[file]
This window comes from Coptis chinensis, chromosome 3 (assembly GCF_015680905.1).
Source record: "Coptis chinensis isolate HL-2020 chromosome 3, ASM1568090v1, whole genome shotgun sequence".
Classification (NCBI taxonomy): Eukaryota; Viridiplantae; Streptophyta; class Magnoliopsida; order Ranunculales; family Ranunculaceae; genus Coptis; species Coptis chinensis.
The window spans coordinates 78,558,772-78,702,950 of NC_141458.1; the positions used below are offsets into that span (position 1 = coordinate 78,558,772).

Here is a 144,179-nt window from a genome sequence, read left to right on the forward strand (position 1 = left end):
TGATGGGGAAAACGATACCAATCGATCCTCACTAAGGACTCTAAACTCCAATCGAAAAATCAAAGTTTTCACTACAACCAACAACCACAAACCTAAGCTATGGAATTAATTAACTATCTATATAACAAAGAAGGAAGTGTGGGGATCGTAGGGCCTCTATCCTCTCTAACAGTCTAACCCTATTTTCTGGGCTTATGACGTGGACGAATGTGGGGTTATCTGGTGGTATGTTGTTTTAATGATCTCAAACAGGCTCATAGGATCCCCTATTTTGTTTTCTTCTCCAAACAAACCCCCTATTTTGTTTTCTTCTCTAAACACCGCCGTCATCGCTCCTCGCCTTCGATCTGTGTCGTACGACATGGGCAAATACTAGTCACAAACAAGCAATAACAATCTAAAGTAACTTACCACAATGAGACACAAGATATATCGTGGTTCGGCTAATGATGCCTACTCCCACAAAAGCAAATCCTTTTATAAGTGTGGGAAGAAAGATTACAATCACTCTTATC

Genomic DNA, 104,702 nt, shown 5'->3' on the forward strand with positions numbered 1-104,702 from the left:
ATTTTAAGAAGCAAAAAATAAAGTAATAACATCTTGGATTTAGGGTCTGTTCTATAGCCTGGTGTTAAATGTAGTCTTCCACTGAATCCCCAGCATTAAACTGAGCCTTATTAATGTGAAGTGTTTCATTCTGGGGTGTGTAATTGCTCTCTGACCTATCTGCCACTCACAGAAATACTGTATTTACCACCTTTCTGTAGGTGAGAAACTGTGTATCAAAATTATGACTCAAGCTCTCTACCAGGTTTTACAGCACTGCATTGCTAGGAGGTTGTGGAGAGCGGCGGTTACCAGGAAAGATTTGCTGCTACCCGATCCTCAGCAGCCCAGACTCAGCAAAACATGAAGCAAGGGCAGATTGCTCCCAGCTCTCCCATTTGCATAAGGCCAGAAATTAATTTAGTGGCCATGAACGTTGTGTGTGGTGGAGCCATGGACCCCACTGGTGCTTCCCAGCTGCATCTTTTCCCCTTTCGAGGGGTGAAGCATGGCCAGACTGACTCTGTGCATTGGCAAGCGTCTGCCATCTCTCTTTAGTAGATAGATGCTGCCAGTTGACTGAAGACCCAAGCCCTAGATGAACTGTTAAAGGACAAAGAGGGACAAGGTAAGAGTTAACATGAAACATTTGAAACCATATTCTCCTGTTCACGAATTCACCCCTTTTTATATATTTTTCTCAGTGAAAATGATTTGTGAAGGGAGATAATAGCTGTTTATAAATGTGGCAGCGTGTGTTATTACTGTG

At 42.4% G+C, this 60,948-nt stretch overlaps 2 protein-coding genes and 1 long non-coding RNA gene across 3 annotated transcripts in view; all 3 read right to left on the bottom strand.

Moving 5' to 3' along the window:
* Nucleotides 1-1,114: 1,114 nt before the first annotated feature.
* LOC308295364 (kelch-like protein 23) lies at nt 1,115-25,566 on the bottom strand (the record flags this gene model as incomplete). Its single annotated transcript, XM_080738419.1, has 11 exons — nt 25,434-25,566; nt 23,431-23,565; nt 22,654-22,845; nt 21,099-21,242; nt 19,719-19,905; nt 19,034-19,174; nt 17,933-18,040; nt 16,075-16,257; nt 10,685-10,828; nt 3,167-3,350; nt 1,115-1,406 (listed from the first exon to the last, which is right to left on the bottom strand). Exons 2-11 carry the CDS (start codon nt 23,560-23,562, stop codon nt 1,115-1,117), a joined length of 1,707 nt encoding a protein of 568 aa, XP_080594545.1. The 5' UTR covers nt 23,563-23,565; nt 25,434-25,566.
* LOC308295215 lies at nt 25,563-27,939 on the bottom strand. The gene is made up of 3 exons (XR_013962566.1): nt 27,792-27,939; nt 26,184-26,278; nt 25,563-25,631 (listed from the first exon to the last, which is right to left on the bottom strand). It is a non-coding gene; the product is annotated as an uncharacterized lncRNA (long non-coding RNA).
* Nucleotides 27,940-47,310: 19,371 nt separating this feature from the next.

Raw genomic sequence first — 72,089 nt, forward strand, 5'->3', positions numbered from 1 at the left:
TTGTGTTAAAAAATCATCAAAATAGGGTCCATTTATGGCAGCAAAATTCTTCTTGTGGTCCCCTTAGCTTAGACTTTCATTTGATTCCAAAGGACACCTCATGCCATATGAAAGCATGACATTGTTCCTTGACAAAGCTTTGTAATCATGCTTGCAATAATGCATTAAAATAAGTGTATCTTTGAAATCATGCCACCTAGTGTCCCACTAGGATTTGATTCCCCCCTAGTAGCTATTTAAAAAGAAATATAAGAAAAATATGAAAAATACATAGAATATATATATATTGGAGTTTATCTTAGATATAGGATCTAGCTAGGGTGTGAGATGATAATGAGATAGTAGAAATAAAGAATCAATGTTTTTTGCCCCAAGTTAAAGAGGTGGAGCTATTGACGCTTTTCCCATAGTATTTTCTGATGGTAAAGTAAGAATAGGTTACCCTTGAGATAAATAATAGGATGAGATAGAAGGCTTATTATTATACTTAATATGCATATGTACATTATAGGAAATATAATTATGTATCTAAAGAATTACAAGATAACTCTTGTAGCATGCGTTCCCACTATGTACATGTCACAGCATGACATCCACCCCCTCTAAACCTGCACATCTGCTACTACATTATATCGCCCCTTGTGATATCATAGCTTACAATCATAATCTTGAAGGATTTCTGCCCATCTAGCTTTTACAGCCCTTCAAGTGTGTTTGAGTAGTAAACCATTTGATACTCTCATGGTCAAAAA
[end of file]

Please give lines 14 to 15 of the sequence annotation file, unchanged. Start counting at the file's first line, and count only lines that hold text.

* Nucleotides 27,940-47,310: 19,371 nt separating this feature from the next.

Raw genomic sequence first — 72,089 nt, forward strand, 5'->3', positions numbered from 1 at the left: